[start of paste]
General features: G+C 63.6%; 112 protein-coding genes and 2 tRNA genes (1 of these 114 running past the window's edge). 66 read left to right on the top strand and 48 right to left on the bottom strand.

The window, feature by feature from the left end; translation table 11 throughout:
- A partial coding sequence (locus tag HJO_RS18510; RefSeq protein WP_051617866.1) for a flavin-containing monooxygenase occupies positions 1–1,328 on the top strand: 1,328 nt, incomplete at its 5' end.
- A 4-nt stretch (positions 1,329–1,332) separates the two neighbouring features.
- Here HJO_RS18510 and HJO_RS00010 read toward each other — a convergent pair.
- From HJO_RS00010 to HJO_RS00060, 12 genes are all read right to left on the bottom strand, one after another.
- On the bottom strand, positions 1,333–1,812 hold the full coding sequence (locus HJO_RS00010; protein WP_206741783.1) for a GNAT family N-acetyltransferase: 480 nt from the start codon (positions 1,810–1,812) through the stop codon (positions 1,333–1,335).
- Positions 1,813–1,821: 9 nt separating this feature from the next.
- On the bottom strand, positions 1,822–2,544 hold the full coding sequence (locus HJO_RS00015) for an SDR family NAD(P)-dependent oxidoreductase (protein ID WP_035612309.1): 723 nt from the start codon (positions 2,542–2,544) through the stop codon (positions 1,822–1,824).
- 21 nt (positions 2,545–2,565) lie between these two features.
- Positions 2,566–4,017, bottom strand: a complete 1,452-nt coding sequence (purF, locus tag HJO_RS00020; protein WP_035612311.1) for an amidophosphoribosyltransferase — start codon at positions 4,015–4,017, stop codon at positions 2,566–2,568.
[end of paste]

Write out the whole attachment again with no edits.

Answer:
General features: G+C 63.6%; 112 protein-coding genes and 2 tRNA genes (1 of these 114 running past the window's edge). 66 read left to right on the top strand and 48 right to left on the bottom strand.

The window, feature by feature from the left end; translation table 11 throughout:
- A partial coding sequence (locus tag HJO_RS18510; RefSeq protein WP_051617866.1) for a flavin-containing monooxygenase occupies positions 1–1,328 on the top strand: 1,328 nt, incomplete at its 5' end.
- A 4-nt stretch (positions 1,329–1,332) separates the two neighbouring features.
- Here HJO_RS18510 and HJO_RS00010 read toward each other — a convergent pair.
- From HJO_RS00010 to HJO_RS00060, 12 genes are all read right to left on the bottom strand, one after another.
- On the bottom strand, positions 1,333–1,812 hold the full coding sequence (locus HJO_RS00010; protein WP_206741783.1) for a GNAT family N-acetyltransferase: 480 nt from the start codon (positions 1,810–1,812) through the stop codon (positions 1,333–1,335).
- Positions 1,813–1,821: 9 nt separating this feature from the next.
- On the bottom strand, positions 1,822–2,544 hold the full coding sequence (locus HJO_RS00015) for an SDR family NAD(P)-dependent oxidoreductase (protein ID WP_035612309.1): 723 nt from the start codon (positions 2,542–2,544) through the stop codon (positions 1,822–1,824).
- 21 nt (positions 2,545–2,565) lie between these two features.
- Positions 2,566–4,017, bottom strand: a complete 1,452-nt coding sequence (purF, locus tag HJO_RS00020; protein WP_035612311.1) for an amidophosphoribosyltransferase — start codon at positions 4,015–4,017, stop codon at positions 2,566–2,568.